In this lecture you will learn how to build strings to create sheet and cell references which can then be used by other formulas. Incredibly useful to master!

You will learn how to spot the syntax of sheet references, and how to combine different elements to produce a finished working "path" to use in your formulas. This is the next stage in building the formula we began in the previous lecture.

Functions used in this lecture:

  • &
Building Strings For Indirect Sheet And Cell References

In this lecture, you will finish the formula by ensuring it can only return a 1 or a 0 (it is in the recipe, or it's not).

You will do this by utilising the formula we have built so far, and wrapping a couple of other functions around it!

Functions used in this lecture:

  • &
  • IF
It's A One Or A Zero

In this lecture we will look at how we use our 1's and 0's to rank our likelihood of making each of the recipes with the ingredients we have.

Finally, you will learn how to apply a traffic light icon set to our results (very useful for dashboards!).

Functions used in this lecture:

  • SUM
Working The Percentages And Adding Traffic Lights

In this lecture you will learn about the hyperlink function.

We have already added hyperlinks to this project, but the hyperlink function has some...quirks...that make it incredibly frustrating to use.

This is one of those instances where the built in help function does not help much, and even an hour on Google wouldn't get you very far!

This lecture will ensure you are ready with a solution whenever you need to use this function!

Functions used in this lecture:

POWER USER - The HYPERLINK Function (And Problem)

This is the first of 3 challenges for you to complete using the skills you have learned in this section.

Your task is to use the hyperlink function and finish off the entries in column C.

Sounds easy, right?

Exercise 1 - Fill In The Blanks

This is the second practice exercise:

Decide on a formatting scheme you are happy with for the recipe tabs, and then record it into a macro, and then use that macro to "execute' all the same changes on each of the subsequent recipe sheets!

Exercise 2 - Pretty It Up With A Macro

This is the final practice exercise. And though it sounds like a simple VLOOKUP, the task is to use the skills you have learned in this section to build your data array (where you want to look) using the sheet names in column A.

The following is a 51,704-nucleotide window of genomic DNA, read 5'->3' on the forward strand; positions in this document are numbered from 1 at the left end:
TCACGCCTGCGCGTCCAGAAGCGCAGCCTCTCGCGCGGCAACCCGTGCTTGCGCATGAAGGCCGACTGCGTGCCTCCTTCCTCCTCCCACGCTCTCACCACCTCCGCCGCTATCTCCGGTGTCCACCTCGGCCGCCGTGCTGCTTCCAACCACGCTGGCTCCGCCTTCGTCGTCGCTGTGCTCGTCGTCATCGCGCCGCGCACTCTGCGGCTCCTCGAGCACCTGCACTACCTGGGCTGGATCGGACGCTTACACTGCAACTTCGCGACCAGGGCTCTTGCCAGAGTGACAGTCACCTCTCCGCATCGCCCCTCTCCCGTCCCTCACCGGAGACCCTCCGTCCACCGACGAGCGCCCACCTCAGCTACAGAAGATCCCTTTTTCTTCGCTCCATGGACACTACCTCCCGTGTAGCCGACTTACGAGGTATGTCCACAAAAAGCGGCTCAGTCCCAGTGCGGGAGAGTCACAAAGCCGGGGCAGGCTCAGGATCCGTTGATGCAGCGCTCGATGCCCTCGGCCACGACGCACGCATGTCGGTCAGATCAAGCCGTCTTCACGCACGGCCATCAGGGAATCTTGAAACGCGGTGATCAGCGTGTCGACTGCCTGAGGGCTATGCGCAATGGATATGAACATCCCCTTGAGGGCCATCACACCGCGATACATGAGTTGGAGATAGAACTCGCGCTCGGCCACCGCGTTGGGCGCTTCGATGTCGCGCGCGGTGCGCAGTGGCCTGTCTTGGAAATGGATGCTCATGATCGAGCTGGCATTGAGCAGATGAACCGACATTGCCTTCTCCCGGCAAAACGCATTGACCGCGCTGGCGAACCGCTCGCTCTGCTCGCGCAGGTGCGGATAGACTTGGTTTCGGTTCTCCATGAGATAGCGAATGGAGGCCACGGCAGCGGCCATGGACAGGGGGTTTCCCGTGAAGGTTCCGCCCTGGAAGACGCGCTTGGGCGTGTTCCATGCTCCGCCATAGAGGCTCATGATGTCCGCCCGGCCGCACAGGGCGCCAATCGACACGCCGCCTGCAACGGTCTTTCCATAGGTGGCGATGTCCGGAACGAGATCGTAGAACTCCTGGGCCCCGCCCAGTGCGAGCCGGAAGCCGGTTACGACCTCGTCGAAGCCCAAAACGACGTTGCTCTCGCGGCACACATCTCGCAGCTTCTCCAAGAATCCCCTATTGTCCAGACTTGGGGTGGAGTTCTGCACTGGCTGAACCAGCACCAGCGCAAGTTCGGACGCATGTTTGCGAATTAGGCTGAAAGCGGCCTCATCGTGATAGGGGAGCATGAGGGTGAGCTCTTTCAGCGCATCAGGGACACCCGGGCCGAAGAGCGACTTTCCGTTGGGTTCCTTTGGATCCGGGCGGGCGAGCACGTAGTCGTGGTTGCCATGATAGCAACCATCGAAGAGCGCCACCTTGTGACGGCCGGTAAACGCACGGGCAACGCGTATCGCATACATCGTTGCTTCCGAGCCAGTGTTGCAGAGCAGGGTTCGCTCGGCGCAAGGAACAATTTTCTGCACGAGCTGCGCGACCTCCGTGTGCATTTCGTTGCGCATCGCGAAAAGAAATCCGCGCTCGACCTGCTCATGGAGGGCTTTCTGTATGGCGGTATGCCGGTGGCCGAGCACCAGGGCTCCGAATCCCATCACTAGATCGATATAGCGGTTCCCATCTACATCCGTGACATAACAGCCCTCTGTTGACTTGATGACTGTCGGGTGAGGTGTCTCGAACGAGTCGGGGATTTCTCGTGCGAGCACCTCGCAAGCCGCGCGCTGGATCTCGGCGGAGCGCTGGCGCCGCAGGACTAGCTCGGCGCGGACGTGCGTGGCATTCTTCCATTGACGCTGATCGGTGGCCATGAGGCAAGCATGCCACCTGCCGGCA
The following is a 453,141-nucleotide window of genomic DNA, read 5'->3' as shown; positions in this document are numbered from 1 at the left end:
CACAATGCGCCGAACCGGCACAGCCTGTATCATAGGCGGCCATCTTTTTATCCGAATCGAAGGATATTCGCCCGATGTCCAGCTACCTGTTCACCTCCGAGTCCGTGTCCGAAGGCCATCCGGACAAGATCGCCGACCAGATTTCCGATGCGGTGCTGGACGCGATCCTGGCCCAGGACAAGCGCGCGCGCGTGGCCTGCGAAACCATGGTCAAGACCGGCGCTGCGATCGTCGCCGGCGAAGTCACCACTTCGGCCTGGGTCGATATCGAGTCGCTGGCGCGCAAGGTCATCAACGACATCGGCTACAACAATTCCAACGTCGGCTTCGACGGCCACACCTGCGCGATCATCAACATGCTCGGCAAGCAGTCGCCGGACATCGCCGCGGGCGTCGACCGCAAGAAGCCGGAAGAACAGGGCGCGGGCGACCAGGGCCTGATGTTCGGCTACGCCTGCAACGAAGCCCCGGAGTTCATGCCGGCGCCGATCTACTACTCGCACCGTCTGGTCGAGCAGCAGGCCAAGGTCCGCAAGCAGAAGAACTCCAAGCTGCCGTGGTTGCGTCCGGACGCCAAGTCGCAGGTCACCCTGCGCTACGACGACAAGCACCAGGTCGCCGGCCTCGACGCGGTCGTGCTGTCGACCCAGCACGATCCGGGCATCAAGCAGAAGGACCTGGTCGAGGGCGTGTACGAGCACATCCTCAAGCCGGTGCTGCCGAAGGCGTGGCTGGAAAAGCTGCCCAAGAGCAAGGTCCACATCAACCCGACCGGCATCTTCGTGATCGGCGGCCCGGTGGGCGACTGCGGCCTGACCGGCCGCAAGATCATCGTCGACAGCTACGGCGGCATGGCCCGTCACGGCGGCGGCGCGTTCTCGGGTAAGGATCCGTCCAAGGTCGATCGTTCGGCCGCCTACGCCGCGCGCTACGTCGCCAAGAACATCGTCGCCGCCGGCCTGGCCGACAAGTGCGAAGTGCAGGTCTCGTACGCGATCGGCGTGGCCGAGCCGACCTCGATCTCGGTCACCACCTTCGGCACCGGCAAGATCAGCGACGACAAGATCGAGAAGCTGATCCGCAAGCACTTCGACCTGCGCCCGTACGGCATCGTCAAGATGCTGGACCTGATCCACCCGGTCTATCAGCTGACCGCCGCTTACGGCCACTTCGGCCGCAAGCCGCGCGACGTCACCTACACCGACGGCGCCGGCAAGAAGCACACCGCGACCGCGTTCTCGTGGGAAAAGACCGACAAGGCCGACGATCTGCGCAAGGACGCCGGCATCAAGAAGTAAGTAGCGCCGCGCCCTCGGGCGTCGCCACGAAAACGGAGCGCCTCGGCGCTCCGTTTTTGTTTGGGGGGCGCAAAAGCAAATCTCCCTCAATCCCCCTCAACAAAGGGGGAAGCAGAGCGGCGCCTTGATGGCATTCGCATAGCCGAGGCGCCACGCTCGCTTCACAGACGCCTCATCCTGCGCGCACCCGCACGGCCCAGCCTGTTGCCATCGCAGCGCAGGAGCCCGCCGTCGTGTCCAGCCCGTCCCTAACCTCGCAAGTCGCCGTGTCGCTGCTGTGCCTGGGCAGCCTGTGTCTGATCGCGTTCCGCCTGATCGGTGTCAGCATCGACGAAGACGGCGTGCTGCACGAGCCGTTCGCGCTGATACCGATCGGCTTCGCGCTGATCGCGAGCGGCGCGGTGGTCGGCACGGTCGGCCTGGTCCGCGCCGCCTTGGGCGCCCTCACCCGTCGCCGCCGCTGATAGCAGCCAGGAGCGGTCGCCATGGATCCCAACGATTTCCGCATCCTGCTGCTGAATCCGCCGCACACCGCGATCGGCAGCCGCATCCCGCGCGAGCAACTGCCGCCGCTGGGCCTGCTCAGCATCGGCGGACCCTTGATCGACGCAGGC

Hint: you will need to need to build a string that looks like the data array, and then incorporate the INDIRECT function to make it work!

Exercise 3 - Create A VLOOKUP Using A Built String With INDIRECT
Project 5 - Using Excel For Gantt Charts...Timelines And Project Plans!
5 Lectures 30:51

There are two methods of creating Gantts in Excel: Using a worksheet, or using a built in chart.

In this first lesson, you will lay the groundwork for designing a Gantt chart in a worksheet using the data from the HR file we used earlier.

You will lean a way to automatically start your Gantt dates where they should be, and you will also learn a really nifty trick to make the project instantly scalable!

Functions used in this lesson:

Creating A Gantt Chart Using A Worksheet

In this lecture we will look at building the first part of our logical test to return a binary output (it's either a 1 or a 0). We will do this by returning the start date using a VLookup, and then wrapping the first logical test around it.

Functions used in this lecture:

  • IF


Building The First Part Of Our Logical Test

In this lecture we will add the second part of our logical test...the part where we test the end date.

To do this, we will need to know how to test multiple criteria in one logical test.

Functions used in this lecture:

  • AND
Multiple Logical Tests At Once Using AND

Now the formulas are in, we just need to apply a little bit of conditional formatting, and we're done!

Conditional Formatting...Where The Magic Happens!

In this section we will look at the other way of creating a Gantt chart in Excel, by using the built in charting tool.

Gantt Charts Using The Built In Charting Tools
Bonus Section - Just For Fun
1 Lecture 07:14

Just for fun, this is how I created the random made up list of car registration plates we used in section 2.

Functions used in this lecture: